Chapter 25: Michaelson Is Fed Up

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Chapter 25: Michaelson Is Fed Up

Space station.

Mads Michaelson stirred his coffee with a swizzle stick and fumed. The Galactic Federation had cut his budget again. That meant that he was going to be forced to use his ingenuity to find alternate sources of funding. He'd spent half the morning designing a t-shirt that was both fire-retardant and wouldn't ride up in zero-g.

The shirt said 'I know 42 urban legends about the Bugblatter Beast of Traal', an obscure reference to an ancient text. At least, it would have said that if the replicator hadn't translated it into Aard'reth. Now he had several gross of unusable t-shirts. Aard'reths didn't wear t-shirts, being an aquatic species with eight tentacles and in no need of clothing.

To distract himself, Mads decided to have a look at the latest query to come through on his feed. He read this with some trepidation.

Well, students of the Mysteries, here's another working hypothesis to explain teleportation: The 3-D-4-D Portals and their random effects. If we are going to use it to explain Rudolph Fentz's disappearance in New York City in 1876, and reappearance there in 1950, we are going to have to stretch it beyond Myron's outline...
Journal of Borderland Research, May/June 1972

'What the…?' Mads sighed. 'Another time traveller? Who the heck is Rudolph Fentz?'

He read the next excerpt sent him by his cousin.

In mid-June, 1950, a man named Rudolph Fentz was hit by a taxi and fatally killed in New York’s Time Square. He was dressed in 1800s clothing, and had in his pockets: a copper token for a beer, a bill for the care of a horse and the washing of a carriage, $70, a letter from 1876 and business cards. All the items shown no signs of aging. An NYPD policemen, confused about the man’s attire and belongings, delved back into history, only to find that a man of 29 had disappeared in 1876.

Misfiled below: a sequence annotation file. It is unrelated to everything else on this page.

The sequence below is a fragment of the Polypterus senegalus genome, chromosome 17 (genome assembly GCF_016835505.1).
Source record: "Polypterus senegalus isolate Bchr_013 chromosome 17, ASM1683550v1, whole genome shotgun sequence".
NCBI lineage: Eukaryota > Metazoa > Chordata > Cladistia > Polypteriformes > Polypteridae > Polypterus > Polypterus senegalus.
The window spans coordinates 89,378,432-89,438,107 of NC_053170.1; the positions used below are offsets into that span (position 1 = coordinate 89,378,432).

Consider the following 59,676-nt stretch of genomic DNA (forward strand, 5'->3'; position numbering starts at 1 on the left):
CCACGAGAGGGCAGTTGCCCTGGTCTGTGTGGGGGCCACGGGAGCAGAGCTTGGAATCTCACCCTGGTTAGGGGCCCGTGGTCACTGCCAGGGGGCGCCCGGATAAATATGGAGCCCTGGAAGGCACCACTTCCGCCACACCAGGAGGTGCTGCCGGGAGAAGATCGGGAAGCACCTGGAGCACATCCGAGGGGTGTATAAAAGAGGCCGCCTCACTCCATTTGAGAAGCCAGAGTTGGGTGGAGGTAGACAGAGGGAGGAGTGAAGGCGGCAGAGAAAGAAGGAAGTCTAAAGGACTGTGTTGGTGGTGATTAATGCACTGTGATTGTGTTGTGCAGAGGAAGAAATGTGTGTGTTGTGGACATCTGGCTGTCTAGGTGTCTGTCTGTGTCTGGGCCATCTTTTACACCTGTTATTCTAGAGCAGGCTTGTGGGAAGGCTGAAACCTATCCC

Source: 'The Internet', specifically something awful called Pinterest. There was a photo, studio-type, of a man in a frock coat standing beside a table. Dunno where they got that.

Mads rolled his eyes so hard he gave himself another headache. He found some aspirin and read on.

Found versions on the internet in Spanish, Italian, Romanian, Hindi, and Vietnamese. It gets better.

The story circulated between the 1970s and 2000s, getting weirder and weirder – there was a man in the New York City telephone book who turned out to be Fentz's son, etc, etc. Finally, somebody decided the story sounded like science fiction, and traced it back to Heinlein – they thought. But they were wrong.

Here's the original: 'I'm Scared', a short story by Jack Finney in the September 1951 issue of 'Collier's'.

The Jack Finney story was obviously the source of the Rudolph Fentz tale. So what? Finney had made up a story about a man accumulating 'evidence' of time travel by various people. But at the end of the Rudolph Fentz anecdote, he'd appended some musings comme ça:

Haven't you noticed, too, on the part of nearly every-one you know, a growing rebellion against the present? And an increasing longing for the past? I have. Never before in all my long life have I heard so many people wish that they lived "at the turn of the century," or "when life was simpler," or "worth living," or "when you could bring children into the world and count on the future," or simply "in the good old days." People didn't talk that way when I was young! The present was a glorious time! But they talk that way now.

One thing he was sure about: Jack Finney thought way too much about time travel.

Michaelson spent the next several hours searching through the works of Jack Finney. Nowhere did he find any references to Izzy Himmelfarb. That was something, at least.

Another thing was clear: 'The Internet' wouldn't give up on a good urban legend even once it was debunked. They'd believe in Rudolph Fentz forever.

'Damn you, Jack Finney,' he muttered as he went off to argue with the replicator some more.

Mads decided that Jack Finney was no time traveller. At least, not anywhere but his imagination. He had too rosy a view of the past.

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